Yenawine admitted in a recorded interview shortly after his 2001 arrest that he took bloody clothes and piled them in the middle of the man's apartment and set fire to them, fueling the fire with PVC glue and household cleaners.

Police couldn't make the murder case against Yenawine; he was acquitted. But he was sentenced to life in prison for first-degree arson – a charge that was later reversed by the Kentucky state Supreme Court.

That was 2005, seven years before investigators say Yenawine and Moore crossed paths again in the plot to kill Mrs. Latham. Unfortunately, that leg of the investigation met with an untimely conclusion after Yenawine was found dead late last month in a Georgetown County Detention Center cell. Officials say he hanged himself.

What Yenawine knew about Moore's alleged plot and who – if anyone – else was involved in the conspiracy died with him.

Now the case seems to hinge on Aaron Wilkinson, Yenawine's former cellmate in a Kentucky prison and the man who police say unraveled the whole case during a traffic stop on a brisk day in April.

Traveling through peninsular Charleston's East Side neighborhood on April 5, Wilkinson was arrested during a traffic stop in which officers found a loaded handgun and box of ammunition inside the car the 39-year-old ex-convict was driving.

While in custody, Wilkinson opened up, telling police that he was in town as a contract killer, adding that he had no plans to actually kill Mrs. Latham but was trying to make amends with the man who recruited him – Yenawine.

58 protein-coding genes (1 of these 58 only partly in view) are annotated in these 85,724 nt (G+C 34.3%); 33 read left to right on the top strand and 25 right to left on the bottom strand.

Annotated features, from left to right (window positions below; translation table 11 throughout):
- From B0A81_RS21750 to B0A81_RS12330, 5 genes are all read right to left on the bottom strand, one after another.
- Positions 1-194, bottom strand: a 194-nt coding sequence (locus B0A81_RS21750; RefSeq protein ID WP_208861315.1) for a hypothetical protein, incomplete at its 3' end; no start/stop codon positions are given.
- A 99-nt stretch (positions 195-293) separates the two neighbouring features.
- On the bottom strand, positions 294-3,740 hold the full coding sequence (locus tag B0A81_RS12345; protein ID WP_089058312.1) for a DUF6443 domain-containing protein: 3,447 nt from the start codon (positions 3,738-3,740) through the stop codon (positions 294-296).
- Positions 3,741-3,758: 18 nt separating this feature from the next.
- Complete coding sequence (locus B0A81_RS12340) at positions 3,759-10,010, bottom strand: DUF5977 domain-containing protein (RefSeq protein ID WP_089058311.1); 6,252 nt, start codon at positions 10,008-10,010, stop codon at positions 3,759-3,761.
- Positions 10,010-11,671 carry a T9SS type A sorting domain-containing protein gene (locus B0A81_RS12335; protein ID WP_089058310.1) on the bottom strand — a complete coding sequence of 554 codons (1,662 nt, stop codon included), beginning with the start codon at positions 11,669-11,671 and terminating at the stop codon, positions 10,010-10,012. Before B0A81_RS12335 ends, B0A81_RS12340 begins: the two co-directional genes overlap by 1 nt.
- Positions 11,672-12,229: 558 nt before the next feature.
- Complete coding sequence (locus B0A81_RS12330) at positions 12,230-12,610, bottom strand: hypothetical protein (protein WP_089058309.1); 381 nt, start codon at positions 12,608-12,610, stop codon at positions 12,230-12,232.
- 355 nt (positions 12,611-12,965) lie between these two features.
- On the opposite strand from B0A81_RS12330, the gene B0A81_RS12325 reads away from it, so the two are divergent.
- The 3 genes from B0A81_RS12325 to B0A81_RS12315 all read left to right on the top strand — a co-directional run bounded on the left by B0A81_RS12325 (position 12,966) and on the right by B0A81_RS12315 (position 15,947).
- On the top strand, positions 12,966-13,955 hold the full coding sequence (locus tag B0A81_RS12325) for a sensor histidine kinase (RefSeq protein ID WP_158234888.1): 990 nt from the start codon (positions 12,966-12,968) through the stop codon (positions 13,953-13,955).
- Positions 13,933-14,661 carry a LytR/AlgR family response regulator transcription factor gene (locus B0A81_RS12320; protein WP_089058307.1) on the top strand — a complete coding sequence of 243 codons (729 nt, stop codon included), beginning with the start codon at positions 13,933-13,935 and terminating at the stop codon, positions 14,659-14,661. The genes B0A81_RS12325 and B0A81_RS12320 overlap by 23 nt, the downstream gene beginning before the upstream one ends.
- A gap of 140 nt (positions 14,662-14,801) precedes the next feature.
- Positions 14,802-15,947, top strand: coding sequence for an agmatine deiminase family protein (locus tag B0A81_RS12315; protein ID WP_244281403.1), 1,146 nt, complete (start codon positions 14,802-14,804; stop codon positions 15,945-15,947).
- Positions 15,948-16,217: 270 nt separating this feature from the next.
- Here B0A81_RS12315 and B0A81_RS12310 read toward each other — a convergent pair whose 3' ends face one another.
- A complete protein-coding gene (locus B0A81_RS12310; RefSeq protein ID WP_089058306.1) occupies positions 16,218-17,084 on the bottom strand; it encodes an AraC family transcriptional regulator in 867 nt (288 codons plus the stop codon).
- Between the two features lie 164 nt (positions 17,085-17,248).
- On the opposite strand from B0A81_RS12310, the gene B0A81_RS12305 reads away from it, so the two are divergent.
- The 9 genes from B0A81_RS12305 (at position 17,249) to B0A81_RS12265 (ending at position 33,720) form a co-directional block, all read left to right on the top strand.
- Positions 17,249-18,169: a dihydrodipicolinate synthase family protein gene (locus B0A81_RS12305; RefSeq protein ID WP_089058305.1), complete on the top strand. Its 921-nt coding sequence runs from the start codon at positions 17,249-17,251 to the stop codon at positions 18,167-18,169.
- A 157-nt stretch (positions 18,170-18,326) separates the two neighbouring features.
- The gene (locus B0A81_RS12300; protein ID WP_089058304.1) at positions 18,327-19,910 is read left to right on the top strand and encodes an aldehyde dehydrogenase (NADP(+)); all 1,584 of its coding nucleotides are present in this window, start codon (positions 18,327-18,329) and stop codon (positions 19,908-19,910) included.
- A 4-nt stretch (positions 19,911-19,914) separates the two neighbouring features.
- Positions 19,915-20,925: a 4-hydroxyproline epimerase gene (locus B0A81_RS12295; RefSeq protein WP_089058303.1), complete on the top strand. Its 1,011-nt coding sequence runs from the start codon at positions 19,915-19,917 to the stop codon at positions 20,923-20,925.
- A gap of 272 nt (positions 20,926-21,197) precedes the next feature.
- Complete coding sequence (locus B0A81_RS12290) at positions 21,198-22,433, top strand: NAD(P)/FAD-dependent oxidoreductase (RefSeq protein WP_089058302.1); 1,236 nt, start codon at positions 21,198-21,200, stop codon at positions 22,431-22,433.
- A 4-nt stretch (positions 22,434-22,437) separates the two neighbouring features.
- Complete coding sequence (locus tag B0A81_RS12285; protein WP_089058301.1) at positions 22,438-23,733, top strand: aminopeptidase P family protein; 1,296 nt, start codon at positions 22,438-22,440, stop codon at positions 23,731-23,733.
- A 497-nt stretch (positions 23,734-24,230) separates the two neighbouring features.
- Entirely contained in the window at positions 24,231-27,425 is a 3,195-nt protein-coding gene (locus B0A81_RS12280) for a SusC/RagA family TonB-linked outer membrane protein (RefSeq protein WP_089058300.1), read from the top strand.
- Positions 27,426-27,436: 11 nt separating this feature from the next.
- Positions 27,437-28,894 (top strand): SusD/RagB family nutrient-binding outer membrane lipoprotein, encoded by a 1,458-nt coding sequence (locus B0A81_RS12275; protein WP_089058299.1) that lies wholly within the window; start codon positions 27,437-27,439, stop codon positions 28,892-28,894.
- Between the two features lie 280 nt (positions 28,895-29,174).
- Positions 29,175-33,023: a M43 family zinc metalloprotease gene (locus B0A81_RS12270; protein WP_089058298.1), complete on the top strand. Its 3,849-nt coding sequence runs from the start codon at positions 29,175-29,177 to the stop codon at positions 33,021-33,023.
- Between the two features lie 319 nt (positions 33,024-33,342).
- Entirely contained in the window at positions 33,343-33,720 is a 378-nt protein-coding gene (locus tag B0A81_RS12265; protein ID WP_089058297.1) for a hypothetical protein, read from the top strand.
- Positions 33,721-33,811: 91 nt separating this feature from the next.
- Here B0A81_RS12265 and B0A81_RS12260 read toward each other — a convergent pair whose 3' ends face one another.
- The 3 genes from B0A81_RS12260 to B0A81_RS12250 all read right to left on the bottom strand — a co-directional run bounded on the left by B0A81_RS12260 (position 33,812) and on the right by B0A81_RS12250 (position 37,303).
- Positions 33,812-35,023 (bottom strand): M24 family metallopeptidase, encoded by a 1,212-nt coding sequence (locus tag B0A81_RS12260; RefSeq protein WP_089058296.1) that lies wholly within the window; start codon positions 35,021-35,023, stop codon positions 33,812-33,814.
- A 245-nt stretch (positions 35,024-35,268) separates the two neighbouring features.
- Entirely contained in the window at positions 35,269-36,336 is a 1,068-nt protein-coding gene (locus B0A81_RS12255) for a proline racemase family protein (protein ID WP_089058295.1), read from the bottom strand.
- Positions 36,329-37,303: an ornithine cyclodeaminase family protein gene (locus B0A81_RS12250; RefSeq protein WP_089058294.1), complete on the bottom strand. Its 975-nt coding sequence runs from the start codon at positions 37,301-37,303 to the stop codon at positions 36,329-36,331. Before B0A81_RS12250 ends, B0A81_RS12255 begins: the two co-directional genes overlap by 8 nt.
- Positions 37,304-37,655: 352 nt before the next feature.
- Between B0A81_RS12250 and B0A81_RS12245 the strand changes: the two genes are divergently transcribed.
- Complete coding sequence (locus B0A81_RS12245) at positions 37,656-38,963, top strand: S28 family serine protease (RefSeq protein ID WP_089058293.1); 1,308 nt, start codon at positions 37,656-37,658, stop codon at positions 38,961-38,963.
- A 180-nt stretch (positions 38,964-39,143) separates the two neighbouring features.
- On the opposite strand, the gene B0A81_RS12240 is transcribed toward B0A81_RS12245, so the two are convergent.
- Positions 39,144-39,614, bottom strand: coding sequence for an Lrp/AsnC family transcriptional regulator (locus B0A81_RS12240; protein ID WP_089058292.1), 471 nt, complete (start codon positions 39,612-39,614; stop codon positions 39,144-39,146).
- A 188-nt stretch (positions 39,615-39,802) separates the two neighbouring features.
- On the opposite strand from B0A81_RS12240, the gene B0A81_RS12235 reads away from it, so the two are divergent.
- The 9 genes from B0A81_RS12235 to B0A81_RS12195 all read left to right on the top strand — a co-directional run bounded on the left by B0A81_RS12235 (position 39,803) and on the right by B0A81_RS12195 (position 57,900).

The story led to the ATF's involvement.

But attorneys for Yenawine and Moore have been picking apart Wilkinson's story. Attorneys Bill Butler and David Aylor have painted Wilkinson as a drug addict and convicted felon with no credibility. Aylor says his client, Moore, doesn't even know Wilkinson.

That's a problematic point for a man who says he saw Moore the night he and Yenawine met up with her to collect $4,000 and a packet of background information on Mrs. Latham. According to an ATF agent's affidavit, Wilkinson said he knew they were meeting with Moore because Yenawine kept a photo of her in their Kentucky prison cell.

But that $4,000 is what shuttered the first attempt on Mrs. Latham's life. According to charging documents, Yenawine and Wilkinson had to ditch their plan and go back to Kentucky because Rachel Palmer, Yenawine's girlfriend at the time, was going to spend the money on drugs.

Now that money had been deposited into Wilkinson's wife's account and, according to Wilkinson, withdrawn and split between Palmer and Beth Wilkinson. He claims the fear of losing the down payment on the killing sent Yenawine running 600 miles back to Kentucky to protect his money.

Palmer has since been charged and is being held in a Kentucky jail. Wilkinson says Yenawine was able to recover about $3,500.

Wilkinson adds that it also gave him some breathing room. He says he told Yenawine that he would head back to Charleston to finish the job and get the balance of their blood money.

A few days and 600 miles later, Wilkinson and his wife were back in the Lowcountry, as he tells the story to the Post and Courier, spending their days getting high, dodging Yenawine's calls and trying to formulate a plan to take Wilkinson's feet out of the fire.

The April 5 traffic stop seemed to play right into the couple's plans. He, Yenawine and Moore were all off the streets and Mrs. Latham appeared to be much safer than she had even a few hours earlier. But the arrests came with some tough questions. The biggest among them was probably: who is funding this murder plot?

It's a question Wilkinson couldn't answer, but Mrs. Latham's July 12 affidavit tries to answer. Not only who would fund a contract killing – Chris Latham – but also posits a theory on why –  money. Mrs. Latham argues that hundreds of thousands, if not millions, of dollars are in play.